Q: What are the challenges countries face in implementing the standards?

A: Rolling out new growth charts is a daunting task. It affects all levels of the country’s health system and concerns not only clinicians and health practitioners but also nutritionists, dietitians, public health specialists, child and health advocates, parents/caregivers and researchers. Many countries have redesigned their child health records, upgraded their anthropometric equipment and retrained health staff to incorporate the WHO standards into their work. Some countries are working also to raise awareness on the importance and utility of monitoring child growth, and have redesigned their surveillance systems, so that they are more useful in decision-making. Each of these aspects has required a major effort of implementation and allocation of resources.

Q: How can the standards be used?

A: In addition to the traditional uses of growth curves, the development for the first time of what are known as “growth velocity standards” provides a set of unique tools for monitoring the rapid and changing rate of growth in early childhood and thus the early identification of children at risk of becoming under- or overweight. Likewise, the availability of indicators for body mass index and skinfold thickness are particularly useful for monitoring the growing epidemic of childhood obesity. Additionally, the development of what we term Windows of Achievement for six key motor development milestones provide a unique link between physical growth and motor development (sitting without support, hands-and-knees crawling, standing with assistance, walking with assistance, standing alone and walking alone).

Q: What does it mean when an infant drops below or slips above the lowest level of weight or height for their age? Or are the WHO growth standards a one-size that fits all?

A: It may not necessarily mean there is anything wrong with the child; it means that the paediatrician has to pay attention. For children up to about 10 years of age, the WHO study and many others have demonstrated that children have the potential to grow similarly on average provided they are given proper care, feeding and immunizations. There is no such thing as a “one size” in growth patterns, but a distribution of values (from 0 to 100 percentiles) that make it possible for genetically tall and short children to be part of the same healthy distribution.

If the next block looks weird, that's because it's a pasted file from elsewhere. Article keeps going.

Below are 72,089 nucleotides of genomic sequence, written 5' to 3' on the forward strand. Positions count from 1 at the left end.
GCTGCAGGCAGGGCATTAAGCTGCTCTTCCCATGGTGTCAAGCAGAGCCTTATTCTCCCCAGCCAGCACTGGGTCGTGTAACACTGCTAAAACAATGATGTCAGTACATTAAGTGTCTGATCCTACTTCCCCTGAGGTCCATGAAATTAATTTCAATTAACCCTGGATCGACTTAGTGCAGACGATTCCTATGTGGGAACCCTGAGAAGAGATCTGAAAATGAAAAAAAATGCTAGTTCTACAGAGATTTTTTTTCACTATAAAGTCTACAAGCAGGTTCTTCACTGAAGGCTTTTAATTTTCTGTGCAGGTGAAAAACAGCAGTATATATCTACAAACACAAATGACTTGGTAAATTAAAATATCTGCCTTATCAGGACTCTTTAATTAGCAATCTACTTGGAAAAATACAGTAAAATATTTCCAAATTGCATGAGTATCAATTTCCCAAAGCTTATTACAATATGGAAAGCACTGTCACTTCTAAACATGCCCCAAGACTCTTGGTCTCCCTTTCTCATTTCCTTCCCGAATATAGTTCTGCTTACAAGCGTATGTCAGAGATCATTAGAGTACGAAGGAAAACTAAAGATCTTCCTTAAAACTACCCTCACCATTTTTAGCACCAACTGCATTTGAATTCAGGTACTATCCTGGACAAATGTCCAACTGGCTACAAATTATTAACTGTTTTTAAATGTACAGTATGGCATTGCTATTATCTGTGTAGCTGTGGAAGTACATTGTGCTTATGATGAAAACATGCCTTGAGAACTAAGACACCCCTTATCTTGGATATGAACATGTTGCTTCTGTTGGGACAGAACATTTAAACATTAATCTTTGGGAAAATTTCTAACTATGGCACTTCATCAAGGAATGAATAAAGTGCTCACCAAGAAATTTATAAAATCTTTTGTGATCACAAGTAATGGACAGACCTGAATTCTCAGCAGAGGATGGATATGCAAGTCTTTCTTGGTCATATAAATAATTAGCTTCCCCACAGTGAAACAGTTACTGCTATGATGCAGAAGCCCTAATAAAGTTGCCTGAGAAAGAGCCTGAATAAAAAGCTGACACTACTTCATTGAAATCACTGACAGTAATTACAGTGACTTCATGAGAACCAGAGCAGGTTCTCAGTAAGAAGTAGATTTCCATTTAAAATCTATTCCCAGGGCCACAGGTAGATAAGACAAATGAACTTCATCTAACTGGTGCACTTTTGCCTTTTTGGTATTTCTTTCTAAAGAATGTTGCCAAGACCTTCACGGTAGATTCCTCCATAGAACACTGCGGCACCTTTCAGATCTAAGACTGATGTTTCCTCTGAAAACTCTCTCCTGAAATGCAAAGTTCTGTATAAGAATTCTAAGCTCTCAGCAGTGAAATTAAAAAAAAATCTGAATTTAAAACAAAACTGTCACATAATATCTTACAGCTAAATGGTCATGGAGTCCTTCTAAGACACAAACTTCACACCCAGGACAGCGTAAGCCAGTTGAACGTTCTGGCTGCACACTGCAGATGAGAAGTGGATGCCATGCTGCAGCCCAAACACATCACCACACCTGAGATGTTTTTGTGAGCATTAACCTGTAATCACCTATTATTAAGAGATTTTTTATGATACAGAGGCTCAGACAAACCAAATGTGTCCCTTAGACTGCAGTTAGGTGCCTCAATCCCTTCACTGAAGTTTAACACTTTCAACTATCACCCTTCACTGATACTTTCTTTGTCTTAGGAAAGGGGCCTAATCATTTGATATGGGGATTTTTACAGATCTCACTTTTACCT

Q: How do the growth standards help achieve the Millennium Development Goals (MDGs)?

A: The standards will play an important role at the national, regional and international levels in monitoring progress towards meeting the MDGs (1, 2, 3, 4 and 5) that depend on ensuring proper growth and development of children. Until now, an adequate measurement tool did not exist.

Q: So are the WHO growth standards more useful in developing countries?

A: No, they are intended to monitor the growth of every child worldwide, regardless of ethnicity, socioeconomic status and type of feeding. Many developed countries are concerned about obesity in young children, for example, but have local growth curves that identify the problem only after a child has become obese. For such countries, the WHO standards are also a useful tool for identifying overweight and obesity before they become too difficult to prevent or control.

Q: What difference will the WHO growth standards make for the children themselves?

A: The WHO standards represent an important step towards achieving the right of every child to grow and be healthy. They provide sound scientific evidence that young children from different regions experience, on average, similar growth patterns when their health and nutrition needs are met. As such, they can also be used to assess compliance with the UN Convention on the Rights of the Child, which recognizes the duties and obligations to children that cannot be met without attention to normal human development. Derived from a worldwide sample of children, the WHO Growth Standards show that environmental differences rather than genetics are the principal determinants of disparities in physical growth.

Q: How will the WHO growth standards support implementation of the WHO Global Strategy on Infant and Young Child Feeding?

A: The standards are a crucial new tool for monitoring infant and child growth and for evaluating efforts to implement the global strategy. As such, they provide a means to advocate for the protection, promotion and support of breastfeeding and adequate complementary feeding. Full implementation of the objectives of the global strategy will enable supportive environments for mothers to breastfeed their children. The WHO growth standards provide the necessary measurement and evaluation tool for parents, caregivers, health practitioners, policy-makers and advocates with which to monitor healthy growth, ensure timely screening and treatment and recommend and follow appropriate nutritional practices.

Source: WHO Release News